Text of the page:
The new nonprofit started by Oak Island’s Alecia Geddings is off to a grand start for its inaugural year. The 10-year goal is to marry 100 active military personnel on Veterans Day across the state.

    This year Brunswick County is home to two beach weddings. Event planner Brittany Adams of Brittany Adams O’Neil Events of Ocean Isle Beach and Michelle Rose are coordinating the Operation Marry Me Military event for southern Brunswick County.

  • Fall is upon us, and temperatures and leaves are falling. Even a satellite fell, because gravity affects us all. Some satellites can get a gravity whip and instead of coming back to earth, the gravity whip sends it flying while saving fuel. Thanks, gravity.
    Voyager 1 and 2 are such satellites, and with a little practice, you can tell where both objects are just by looking for the constellations with the moving parts.

  •   BRUNSWICK COUNTY—She has been growing collard greens for more than 30 years, but never has she grown them as tall as this year.

    Velma Williams planted collard greens in her garden last spring, just like she does every year. Only this year, they never seemed to stop growing.

    Last week Williams measured them. The tallest one in her garden is 56 inches in height.

  • CALABASH—It’s a corner nook, just waiting for browsers to come and discover delights that await within.

    One of them is All About the Carolinas, a shop tucked away inside the Low Country Stores complex where browsers can find an array of items made in the Carolinas.

    Shop owner Sally Pennington says she’s trying to feature items made exclusively in North or South Carolina.

    “I thought it would be a real challenge to find things, but no,” says Pennington, tending to gift baskets behind the counter of her boutique.

  • Filmmakers are scheduled to be in Sunset Beach this week.

    Susan Silk, marketing coordinator for the Museum of Coastal Carolina and Ingram Planetarium, said a film company is supposed to be at the planetarium in Sunset Beach this Wednesday, Sept. 28.

    Hallmark Hall of Fame is producing a made-for-TV movie to air via ABC-TV in January, according to Silk.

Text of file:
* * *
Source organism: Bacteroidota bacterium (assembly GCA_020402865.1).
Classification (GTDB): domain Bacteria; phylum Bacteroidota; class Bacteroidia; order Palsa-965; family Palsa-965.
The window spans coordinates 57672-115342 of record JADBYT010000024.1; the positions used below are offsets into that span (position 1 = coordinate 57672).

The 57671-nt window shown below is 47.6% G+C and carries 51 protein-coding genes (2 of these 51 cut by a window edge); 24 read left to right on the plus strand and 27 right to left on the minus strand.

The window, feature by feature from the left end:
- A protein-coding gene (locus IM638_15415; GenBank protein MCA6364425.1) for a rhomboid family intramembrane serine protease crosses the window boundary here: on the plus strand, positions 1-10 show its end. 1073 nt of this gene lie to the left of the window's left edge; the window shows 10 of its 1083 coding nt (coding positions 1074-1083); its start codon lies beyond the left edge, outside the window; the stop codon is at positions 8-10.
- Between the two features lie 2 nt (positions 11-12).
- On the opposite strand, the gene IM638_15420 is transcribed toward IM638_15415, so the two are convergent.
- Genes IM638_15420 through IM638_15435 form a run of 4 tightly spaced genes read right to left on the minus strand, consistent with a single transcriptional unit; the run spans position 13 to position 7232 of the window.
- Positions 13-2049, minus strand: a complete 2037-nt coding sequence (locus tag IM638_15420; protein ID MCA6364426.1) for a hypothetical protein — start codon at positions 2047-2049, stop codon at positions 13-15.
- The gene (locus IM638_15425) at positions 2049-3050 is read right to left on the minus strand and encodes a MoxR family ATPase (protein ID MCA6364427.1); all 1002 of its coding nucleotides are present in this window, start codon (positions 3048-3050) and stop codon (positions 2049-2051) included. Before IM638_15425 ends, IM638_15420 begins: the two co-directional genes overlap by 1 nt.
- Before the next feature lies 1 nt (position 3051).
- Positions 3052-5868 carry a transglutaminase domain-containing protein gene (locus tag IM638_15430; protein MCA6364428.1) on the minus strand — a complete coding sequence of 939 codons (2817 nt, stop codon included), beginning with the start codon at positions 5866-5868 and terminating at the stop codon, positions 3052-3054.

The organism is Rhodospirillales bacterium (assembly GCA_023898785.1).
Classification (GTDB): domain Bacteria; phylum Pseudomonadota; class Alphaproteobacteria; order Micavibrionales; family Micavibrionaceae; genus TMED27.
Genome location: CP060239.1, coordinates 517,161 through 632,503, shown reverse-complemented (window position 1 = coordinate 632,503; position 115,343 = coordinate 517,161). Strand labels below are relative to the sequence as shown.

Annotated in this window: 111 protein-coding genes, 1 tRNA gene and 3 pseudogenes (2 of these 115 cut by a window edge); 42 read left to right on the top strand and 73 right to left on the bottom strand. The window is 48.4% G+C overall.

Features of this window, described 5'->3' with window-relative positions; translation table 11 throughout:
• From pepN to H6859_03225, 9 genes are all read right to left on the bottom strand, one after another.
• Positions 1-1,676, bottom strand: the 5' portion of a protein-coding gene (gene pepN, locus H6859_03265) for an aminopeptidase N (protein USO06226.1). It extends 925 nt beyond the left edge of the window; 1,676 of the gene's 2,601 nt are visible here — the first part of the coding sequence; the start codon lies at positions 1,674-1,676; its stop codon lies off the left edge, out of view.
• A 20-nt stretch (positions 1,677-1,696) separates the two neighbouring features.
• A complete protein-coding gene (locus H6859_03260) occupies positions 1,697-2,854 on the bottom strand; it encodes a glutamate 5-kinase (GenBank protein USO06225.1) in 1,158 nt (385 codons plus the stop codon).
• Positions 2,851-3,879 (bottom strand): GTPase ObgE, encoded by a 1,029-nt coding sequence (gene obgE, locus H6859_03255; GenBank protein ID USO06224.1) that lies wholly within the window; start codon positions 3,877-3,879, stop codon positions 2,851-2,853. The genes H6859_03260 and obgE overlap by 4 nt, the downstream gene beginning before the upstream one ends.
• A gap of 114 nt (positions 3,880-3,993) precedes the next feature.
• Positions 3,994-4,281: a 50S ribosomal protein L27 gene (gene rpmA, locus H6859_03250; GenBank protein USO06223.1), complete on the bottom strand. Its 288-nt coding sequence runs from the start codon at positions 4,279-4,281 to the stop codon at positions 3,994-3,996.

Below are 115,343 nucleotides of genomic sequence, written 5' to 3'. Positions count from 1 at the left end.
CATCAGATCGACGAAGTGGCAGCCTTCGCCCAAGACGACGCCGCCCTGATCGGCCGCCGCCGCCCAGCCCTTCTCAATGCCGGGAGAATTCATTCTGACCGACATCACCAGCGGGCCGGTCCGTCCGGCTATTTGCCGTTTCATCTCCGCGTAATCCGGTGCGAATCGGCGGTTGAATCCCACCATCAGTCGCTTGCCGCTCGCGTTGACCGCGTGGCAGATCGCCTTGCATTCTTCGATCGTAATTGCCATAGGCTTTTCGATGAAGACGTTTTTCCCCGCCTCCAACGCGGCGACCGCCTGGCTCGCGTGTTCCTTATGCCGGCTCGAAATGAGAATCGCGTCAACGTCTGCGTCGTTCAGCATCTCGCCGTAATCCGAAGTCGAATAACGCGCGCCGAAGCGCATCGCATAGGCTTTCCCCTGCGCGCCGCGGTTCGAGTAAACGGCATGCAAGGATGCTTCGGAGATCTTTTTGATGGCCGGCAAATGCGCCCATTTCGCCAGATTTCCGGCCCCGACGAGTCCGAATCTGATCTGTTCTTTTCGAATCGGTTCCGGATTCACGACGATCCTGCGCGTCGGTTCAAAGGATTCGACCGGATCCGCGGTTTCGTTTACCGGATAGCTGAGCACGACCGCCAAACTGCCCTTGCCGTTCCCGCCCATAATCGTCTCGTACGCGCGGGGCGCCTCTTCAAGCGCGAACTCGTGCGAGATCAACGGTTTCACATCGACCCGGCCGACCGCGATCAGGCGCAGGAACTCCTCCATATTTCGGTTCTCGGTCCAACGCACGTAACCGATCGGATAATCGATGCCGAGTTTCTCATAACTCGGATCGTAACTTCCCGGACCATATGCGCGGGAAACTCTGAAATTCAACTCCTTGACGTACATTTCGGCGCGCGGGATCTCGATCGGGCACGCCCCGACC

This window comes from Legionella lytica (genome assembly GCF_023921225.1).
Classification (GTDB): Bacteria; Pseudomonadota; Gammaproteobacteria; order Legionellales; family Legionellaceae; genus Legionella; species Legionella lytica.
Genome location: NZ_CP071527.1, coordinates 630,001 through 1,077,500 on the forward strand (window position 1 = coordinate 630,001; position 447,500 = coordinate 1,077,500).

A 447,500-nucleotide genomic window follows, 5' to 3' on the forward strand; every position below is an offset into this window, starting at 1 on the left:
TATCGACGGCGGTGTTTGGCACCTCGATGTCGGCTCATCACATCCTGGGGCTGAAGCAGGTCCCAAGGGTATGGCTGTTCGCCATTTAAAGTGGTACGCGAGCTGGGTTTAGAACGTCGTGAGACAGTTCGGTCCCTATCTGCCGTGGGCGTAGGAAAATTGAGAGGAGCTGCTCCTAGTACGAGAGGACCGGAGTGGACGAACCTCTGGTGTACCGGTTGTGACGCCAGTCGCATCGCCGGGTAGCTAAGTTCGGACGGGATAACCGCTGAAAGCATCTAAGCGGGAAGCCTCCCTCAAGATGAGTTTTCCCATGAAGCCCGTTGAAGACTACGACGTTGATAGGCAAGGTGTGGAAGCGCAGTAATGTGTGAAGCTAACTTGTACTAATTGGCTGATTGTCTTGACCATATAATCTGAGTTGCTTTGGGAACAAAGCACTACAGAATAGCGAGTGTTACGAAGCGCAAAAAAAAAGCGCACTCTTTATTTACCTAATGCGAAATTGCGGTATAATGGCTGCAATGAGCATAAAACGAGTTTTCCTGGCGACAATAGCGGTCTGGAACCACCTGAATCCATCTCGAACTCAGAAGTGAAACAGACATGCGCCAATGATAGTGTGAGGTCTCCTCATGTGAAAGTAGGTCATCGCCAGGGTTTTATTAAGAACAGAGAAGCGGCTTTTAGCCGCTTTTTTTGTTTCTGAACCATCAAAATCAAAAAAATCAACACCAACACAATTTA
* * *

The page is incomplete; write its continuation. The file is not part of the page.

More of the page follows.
• CALABASH—It’s a corner nook, just waiting for browsers to come and discover delights that await within.

    One of them is All About the Carolinas, a shop tucked away inside the Low Country Stores complex where browsers can find an array of items made in the Carolinas.

    Shop owner Sally Pennington says she’s trying to feature items made exclusively in North or South Carolina.

    “I thought it would be a real challenge to find things, but no,” says Pennington, tending to gift baskets behind the counter of her boutique.

  • CALABASH—Wherever Mary Keefe goes, Buddy the cat often goes. If he feels like it.

    It’s been this way for the past eight-and-a-half years, when Keefe, owner of the Yardbird Emporium in the Low Country Stores complex, helped rescue Buddy and his two kitten siblings from under the store’s porch at 10138 Beach Drive.

    Mary took Mini, one of Buddy’s sisters, home to live with her. The proprietor of the former Martelle’s Flag Store took the other feline sister, Miss Kitty.

  • Ten years later, Americans who vowed never to forget Sept. 11, 2001, have kept their promise.

    Ten years ago, the country came to a halt and American lives changed forever as terrorist-directed planes crashed into the World Trade Center Twin Towers in New York, the Pentagon in Arlington, Va., and a rural field near Shanksville, Pa.

    Nearly 3,000 lives were lost that day, including 343 New York City Fire Department firefighters, 60 New York City and Port Authority officers, and eight emergency medical technicians and paramedics.

  • Gwen Grady couldn’t believe the cheerful patient she had met at Brunswick Universal Healthcare was more than a century old.

    That’s because Mae Smicklas, who turns 102 on Sept. 26, is youthful for her age.

    Grady, activity director at the Bolivia facility, recently met Smicklas when the centenarian was brought there for recovery after a recent fall.

    “I was just amazed at how sharp she is,” said Grady, recalling how Smicklas said, “No, I don’t need any reminders” about taking her medicine.

  • On a peaceful summer afternoon—so peaceful you could almost hear the Shallotte River ripple—World War II veteran Hector McNeill relaxed in one of the rocking chairs on his front porch overlooking the world at Shallotte Point.

    “My father was raised here,” said the Whiteville resident, who also owns a couple of historic houses at Shallotte Point, the historic, scenic convergence of the Shallotte River and Intracoastal Waterway three miles south of Shallotte.